New technology was another passion and he was especially keen to have all the latest military and naval equipment, as well as the appropriate European experts to advise him. He also loved to dabble in the sciences and was keen to try out his dentistry skills on courtiers who may have been less than enthusiastic about submitting themselves to his experimentations. 

So far as we know, Margaret was not a victim of this particular enthusiasm. James was happy to travel miles on horseback and also on foot as he attended the justice courts of his country or went on pilgrimage to various shrines in Scotland. In matters of religion he was outwardly pious, as was his wife, observing the various feasts of the church calendar punctiliously. The great religious controversies that would engulf Europe later in the sixteenth century were yet to appear during his reign.

One of Margaret’s most important roles was to preside over his court. There had not been a queen consort in Scotland since 1486 and the gap needed to be filled. Though Margaret was young, she was fully trained for the role and with James’s support and guidance, she filled it with aplomb. The queen and her ladies entertained the king and his gentlemen to evenings of card-playing, dancing and music. As the winter nights drew in, around the time of Margaret’s fourteenth birthday, the Scottish poets, or makars, would entertain the court with recitals and plays, while Margaret, swathed in the furs James provided, sat in front of roaring log fires.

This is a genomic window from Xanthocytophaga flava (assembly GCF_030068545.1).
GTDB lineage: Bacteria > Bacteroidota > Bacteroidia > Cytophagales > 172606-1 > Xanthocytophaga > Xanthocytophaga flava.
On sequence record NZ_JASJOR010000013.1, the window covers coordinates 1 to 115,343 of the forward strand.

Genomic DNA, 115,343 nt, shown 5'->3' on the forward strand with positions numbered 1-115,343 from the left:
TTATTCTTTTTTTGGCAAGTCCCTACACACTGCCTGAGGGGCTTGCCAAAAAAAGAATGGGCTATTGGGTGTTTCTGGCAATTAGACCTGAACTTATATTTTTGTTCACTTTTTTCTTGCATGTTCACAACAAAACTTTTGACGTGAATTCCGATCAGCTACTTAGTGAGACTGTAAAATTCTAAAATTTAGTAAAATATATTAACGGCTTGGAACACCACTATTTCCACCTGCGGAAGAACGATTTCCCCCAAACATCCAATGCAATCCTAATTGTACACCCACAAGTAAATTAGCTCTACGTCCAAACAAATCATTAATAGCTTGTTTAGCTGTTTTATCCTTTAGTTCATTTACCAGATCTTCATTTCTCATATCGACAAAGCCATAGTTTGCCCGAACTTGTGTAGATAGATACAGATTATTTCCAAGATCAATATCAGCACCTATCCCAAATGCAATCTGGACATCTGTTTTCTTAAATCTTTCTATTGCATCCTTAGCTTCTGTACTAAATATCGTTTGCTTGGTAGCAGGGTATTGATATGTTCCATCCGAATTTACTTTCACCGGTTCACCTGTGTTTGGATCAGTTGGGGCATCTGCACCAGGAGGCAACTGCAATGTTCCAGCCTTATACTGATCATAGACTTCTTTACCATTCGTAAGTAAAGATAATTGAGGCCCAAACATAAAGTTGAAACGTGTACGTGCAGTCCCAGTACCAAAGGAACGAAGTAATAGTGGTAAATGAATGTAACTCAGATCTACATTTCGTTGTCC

The Scottish court was smaller than the English but it was lively and sophisticated.
Whatever his enthusiasm for women, James IV was careful to avoid an early pregnancy for his wife. We know nothing of their wedding night. Somerset Herald merely remarked that ‘the king had the queen apart, and they went together.’